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Corvettes Qualify Second and Third at Lime Rock

by Keith Cornett on July 1, 2006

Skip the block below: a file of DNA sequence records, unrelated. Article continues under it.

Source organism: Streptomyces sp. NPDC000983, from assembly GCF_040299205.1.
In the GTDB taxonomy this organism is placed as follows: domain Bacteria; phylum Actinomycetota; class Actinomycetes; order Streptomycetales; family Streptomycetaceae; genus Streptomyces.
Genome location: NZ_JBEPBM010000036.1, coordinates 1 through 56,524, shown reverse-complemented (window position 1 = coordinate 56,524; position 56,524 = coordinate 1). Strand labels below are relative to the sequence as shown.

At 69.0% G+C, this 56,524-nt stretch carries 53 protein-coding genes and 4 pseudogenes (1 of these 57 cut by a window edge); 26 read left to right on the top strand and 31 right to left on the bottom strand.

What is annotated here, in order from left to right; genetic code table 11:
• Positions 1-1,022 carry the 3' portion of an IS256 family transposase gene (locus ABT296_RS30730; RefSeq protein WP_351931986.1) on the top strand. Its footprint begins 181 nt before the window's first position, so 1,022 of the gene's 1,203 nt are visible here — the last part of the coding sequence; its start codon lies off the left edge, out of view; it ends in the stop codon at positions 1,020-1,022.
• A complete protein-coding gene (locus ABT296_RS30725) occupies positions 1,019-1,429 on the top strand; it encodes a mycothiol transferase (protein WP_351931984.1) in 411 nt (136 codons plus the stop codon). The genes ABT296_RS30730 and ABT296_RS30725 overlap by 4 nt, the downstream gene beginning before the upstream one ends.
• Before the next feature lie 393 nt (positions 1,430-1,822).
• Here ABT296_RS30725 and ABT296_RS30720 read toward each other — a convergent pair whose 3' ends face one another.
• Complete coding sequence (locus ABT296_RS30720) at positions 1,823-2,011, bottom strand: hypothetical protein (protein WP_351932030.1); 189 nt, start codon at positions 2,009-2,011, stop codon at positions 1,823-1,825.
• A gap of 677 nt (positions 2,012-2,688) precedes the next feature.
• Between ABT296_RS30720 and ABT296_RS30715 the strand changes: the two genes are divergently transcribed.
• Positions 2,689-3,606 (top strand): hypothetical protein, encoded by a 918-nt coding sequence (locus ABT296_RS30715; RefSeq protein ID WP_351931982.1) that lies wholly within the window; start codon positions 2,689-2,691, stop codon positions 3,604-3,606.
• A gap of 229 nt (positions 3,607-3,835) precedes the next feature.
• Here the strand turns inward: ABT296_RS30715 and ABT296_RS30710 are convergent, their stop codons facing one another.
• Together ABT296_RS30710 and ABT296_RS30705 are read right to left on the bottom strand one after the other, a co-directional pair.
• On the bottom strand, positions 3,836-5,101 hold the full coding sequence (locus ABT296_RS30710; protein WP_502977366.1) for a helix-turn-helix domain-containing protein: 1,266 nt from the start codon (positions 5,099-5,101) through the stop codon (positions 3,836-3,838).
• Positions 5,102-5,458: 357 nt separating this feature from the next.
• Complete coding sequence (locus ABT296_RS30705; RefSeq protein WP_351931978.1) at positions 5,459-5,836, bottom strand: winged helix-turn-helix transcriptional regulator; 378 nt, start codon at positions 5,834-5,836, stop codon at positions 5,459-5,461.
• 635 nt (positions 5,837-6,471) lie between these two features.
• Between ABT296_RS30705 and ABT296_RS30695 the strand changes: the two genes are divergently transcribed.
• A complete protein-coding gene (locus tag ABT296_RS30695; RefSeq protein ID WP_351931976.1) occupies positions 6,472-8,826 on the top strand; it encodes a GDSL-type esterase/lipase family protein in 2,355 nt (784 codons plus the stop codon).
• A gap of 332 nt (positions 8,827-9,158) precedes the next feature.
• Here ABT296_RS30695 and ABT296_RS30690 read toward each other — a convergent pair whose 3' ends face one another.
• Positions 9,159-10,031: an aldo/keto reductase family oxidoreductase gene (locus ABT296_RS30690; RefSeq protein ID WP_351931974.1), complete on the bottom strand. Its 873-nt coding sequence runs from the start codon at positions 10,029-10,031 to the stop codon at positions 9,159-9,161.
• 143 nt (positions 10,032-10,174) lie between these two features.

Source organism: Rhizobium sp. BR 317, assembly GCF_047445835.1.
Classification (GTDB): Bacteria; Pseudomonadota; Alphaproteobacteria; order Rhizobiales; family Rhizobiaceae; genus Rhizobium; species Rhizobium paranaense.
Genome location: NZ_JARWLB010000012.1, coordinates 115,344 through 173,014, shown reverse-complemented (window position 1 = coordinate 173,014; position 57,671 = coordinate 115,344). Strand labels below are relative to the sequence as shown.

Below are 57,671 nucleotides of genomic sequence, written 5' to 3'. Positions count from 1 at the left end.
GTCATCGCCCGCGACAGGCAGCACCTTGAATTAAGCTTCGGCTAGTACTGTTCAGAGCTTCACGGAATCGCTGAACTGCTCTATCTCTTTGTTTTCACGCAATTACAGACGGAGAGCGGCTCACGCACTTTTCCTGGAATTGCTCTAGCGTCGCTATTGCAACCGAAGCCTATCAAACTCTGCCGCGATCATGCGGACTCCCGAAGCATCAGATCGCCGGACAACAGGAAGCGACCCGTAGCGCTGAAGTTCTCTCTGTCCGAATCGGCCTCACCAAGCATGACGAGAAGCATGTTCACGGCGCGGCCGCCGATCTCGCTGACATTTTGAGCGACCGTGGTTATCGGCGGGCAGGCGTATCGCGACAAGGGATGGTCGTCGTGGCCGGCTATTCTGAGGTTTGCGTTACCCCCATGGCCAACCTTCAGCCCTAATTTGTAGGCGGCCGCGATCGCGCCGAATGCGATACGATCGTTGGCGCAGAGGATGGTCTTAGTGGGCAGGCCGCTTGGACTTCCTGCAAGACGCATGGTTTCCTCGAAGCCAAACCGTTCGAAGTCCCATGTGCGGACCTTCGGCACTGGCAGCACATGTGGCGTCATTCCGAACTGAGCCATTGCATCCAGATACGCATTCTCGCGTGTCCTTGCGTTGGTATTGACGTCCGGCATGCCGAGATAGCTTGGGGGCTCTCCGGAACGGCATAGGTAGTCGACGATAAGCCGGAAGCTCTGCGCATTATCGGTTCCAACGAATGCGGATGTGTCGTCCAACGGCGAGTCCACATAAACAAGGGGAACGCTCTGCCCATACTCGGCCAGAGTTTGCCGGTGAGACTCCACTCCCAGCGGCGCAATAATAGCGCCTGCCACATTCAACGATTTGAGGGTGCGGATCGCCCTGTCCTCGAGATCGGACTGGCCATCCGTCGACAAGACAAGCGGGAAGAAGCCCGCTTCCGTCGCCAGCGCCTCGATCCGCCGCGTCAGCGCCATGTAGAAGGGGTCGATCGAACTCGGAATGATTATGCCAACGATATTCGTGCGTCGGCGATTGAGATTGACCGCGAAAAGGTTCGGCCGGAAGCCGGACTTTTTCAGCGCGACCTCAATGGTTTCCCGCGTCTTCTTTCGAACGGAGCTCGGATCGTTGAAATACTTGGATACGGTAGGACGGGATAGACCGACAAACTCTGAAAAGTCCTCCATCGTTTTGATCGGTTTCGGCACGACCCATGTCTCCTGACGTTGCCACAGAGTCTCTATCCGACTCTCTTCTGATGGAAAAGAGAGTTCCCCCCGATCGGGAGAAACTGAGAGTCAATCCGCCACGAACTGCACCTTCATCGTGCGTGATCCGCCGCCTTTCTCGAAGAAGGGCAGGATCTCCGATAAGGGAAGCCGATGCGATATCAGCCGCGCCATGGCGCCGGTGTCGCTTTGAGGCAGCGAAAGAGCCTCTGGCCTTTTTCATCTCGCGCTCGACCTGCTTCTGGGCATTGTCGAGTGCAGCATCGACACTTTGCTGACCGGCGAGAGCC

Crew chief Dan Binks’ final instructions to driver Ron Fellows before the start of qualifying were succinct: “Have fun out there.” When Fellows returned to the Corvette Racing pits after taking the second spot on the GT1 grid for Saturday’s New England Grand Prix, his report was equally brief. “Guys, that was fun!” he radioed to the crew of the No. 63 Compuware Corvette C6.R. “The car was great.” Fellows’ lap of the 1.54-mile Lime Rock Park road course in 50.491 seconds fell just .219 seconds short of Darren Turner’s pole-winning time in the No. 007 Aston Martin DBR9. Olivier Beretta ran the third quickest qualifying lap at 50.873 seconds in the No. 4 Compuware Corvette C6.R. Pedro Lamy was fourth fastest at 50.905 in the No. 009 Aston Martin DBR9, joining the qualifying session late after an off-course excursion into a bog left by the torrential rain that has inundated New England. “I had a good, fun lap,” Fellows reported. “The car has been working very well since we rolled it onto the track for the first lap of practice. I don’t know if I could have gone quicker, but I sure would have liked another lap and taken a crack at it. “It’s amazing how fast this Corvette is here,” he added. “I still hold the track record in Trans Am from back in 1995, and it’s a 50.2 . . . and that’s without a chicane. Here we are going almost that fast with the chicane!”As a result of performance adjustments imposed by the sanctioning body last week, the Corvettes are now 199 pounds heavier than their Aston Martin rivals and have a 10-liter smaller fuel capacity. “I was quite pleased that Corvettes’ qualifying times pretty well matched the times from last year because the cars are in a significantly different configuration,” said Corvette Racing program manager Doug Fehan. “That’s a testament to the hard work that the Corvette Racing team has done. If anything surprised me, it was that the Astons weren’t a bit quicker with the advantage that they now have. “Lime Rock is a great circuit on which to race – it’s bumpy, it’s fast, and there are some very challenging corners,” Fehan noted. “You can’t make a pit stop in the time it takes to complete a lap, so anything can happen on race day.” Fresh from a GT1 class victory in the 24 Hours of Le Mans, Olivier Beretta was still making the adjustment from the longest track on the schedule to the shortest. Beretta and his teammate Oliver Gavin will be racing for their ninth straight ALMS victory on Saturday. “This feels like a go-kart track after driving on a super track like Le Mans,” said Beretta. “Ron did a very good lap time, so congratulations to him. The important thing was not to damage the car, and that is the target for the race. Now we have to see what happens in the race, and I’m feeling confident.” The New England Grand Prix, the fourth round of the 10-race 2006 American Le Mans Series, will start at 3 p.m. EDT on Saturday, July 1. The race will be televised tape-delayed by CBS Sports on Sunday, July 2, at 4 p.m. EDT.